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UK exam debacle: students demand college places that are already filled

UNITED KINGDOM — Universities and Colleges across UK are struggling to ascertain how to deal with the chaos over the recent A-Level examinations’ grading.


Some institutions are finding innovative ways to lessen the quantity of applicants as the number of students eligible for a placement exceeds the amount of seats available. For instance, Durham university is offering a cash reward to youngsters who are willing to defer their education for a year.


The current situation got this convoluted when schools shutdown due to the Coronavirus. Students were unable to take their final A-level examinations— a high-stakes exam that decides the college entrance in England and Wales.

Therefore, students’ grades would depend on the predicted scored given by their teachers. The scores would be based on past performance and practice A-level grades.


However, British education secretary, Gavin Williamson decided to review grades provided by teachers using an algorithm that would predict an individuals results by taking into account their school’s past exam performance. The designers regarded teachers as too optimistic about the potential of their students. They worried that the teachers predictions could result in “grade inflation.”


When the review was completed, approximately 280,000 predicted grades were downgraded. Only about 2 per cent of the marks increased.

This was met with protests by seething students as it seemed that the algorithm was biased towards pupils from more affluent backgrounds. This meant that many bright youngsters, who were from less wealthy families and schools that weren’t as well-off, were deprived of opportunities due to circumstances out of their control.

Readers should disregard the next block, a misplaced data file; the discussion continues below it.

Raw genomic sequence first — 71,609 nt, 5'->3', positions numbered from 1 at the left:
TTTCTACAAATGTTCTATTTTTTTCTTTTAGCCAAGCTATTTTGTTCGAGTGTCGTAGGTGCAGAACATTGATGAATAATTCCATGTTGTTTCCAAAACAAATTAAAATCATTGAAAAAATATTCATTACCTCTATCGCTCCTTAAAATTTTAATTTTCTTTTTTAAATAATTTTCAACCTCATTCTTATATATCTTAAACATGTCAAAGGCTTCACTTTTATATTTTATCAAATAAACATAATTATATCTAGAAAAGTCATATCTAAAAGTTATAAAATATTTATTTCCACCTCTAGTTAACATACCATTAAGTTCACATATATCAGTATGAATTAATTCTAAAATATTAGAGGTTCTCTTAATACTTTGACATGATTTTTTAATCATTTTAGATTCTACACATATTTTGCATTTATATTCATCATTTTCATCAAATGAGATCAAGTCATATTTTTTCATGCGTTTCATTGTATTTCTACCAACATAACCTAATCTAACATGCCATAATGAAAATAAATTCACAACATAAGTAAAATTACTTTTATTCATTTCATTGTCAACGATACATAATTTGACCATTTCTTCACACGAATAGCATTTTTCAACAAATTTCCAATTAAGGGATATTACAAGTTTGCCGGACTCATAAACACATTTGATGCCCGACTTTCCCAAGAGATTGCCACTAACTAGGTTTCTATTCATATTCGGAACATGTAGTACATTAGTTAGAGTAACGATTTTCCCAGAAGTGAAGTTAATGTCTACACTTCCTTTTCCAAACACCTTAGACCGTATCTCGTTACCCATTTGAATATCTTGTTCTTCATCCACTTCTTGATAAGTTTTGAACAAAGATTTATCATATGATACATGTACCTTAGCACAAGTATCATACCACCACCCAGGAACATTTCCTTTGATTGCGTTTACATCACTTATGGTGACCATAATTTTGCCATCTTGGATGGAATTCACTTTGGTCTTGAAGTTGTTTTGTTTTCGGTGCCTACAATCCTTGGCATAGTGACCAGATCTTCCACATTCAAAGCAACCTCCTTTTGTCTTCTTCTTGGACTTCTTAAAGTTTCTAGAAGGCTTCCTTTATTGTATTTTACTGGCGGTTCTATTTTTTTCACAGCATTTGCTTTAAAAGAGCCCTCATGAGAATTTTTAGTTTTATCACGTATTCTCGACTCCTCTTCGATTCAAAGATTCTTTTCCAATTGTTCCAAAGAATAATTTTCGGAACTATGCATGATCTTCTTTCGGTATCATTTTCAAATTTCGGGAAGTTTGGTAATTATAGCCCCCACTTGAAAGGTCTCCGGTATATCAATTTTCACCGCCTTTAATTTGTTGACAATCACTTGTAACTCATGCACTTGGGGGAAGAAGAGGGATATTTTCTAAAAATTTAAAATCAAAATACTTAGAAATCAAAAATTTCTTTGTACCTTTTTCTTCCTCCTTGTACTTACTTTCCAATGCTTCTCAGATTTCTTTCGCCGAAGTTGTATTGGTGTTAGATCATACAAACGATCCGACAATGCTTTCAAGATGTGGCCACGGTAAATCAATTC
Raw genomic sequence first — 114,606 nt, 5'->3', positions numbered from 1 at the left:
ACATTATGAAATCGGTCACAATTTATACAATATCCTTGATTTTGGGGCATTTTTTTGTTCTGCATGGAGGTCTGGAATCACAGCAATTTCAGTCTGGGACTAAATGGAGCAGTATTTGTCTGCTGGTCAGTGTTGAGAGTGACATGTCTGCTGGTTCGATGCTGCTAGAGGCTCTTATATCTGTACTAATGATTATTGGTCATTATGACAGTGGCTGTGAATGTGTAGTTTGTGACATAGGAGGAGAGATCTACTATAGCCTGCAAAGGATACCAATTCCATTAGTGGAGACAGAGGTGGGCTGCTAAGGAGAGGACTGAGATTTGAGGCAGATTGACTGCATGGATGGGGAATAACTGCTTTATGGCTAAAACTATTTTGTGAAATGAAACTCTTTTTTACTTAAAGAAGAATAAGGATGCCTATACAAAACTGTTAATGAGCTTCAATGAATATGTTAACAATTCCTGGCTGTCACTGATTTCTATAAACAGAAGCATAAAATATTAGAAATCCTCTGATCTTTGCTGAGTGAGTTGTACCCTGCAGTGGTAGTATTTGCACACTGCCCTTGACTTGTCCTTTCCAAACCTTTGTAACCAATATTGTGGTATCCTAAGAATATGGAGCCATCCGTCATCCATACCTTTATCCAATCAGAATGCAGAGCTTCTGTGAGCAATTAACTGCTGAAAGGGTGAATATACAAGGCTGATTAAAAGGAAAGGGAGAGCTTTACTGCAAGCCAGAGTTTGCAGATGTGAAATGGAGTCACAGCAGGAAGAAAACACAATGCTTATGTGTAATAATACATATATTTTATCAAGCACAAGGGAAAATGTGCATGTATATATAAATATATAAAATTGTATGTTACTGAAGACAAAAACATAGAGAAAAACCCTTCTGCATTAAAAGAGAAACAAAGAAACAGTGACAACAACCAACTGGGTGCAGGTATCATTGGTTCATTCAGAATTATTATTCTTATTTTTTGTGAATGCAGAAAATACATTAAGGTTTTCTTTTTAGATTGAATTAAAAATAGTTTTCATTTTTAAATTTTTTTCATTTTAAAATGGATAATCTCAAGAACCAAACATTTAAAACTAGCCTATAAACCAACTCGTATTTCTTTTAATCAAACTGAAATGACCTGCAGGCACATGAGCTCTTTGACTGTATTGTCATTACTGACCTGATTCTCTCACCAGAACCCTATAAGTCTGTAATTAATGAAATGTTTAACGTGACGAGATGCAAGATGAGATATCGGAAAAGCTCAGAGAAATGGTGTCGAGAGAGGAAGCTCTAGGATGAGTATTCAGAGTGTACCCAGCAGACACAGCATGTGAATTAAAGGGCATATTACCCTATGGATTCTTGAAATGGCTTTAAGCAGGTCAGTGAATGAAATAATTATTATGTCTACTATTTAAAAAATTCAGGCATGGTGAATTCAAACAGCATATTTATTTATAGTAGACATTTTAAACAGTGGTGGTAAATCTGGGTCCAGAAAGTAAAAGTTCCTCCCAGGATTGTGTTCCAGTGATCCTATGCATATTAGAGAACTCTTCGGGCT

However, on Monday, Mr. Williamson agreed to accept teachers’ predictions after immense backlash. Gavin Williamson’s team acknowledged that they had made a major miscalculation. This was when their inherent bias towards the wealthy was brought to the spotlight.

Unfortunately, the upwards shift in student grades left universities befuddled.


In Britain, students list their preferred colleges and are offered places on the condition that they attain specific grades in their final school exams. With a sudden increase in their scores, students who had been rejected on the basis of the first, poor set of scores began demanding their ‘rightful’ positions due to their increased scores.


This meant that selective colleges were overwhelmed with applicants, while the less selective ended up having too few. While this may not seem like a colossal problem, it is one that could lead to multiple colossal problems.


Firstly, the excessive amount of eligible students could hamper plans for a socially distanced university— many U.K colleges are in the process of designing such environments. Secondly, if too many students defer by a year to avoid the current chaos then the students applying in 2021 will be met with similar such problems. Lastly, those institutions that ended up having too few applicants could go bankrupt as their main source of revenue is International students who are likely to be discouraged from travelling abroad due to the pandemic.


This crisis has brought to lighg UK’s reliance on an inadequate examination system that shapes many young peoples’ futures. It also highlights how unprepared the world is for such uncertain times, and how this unpreparedness can destroy many lives and dreams.


Reporter- Ananya Sreekumar

Bangalore, India | epicenter.newsmedia@gmail.com

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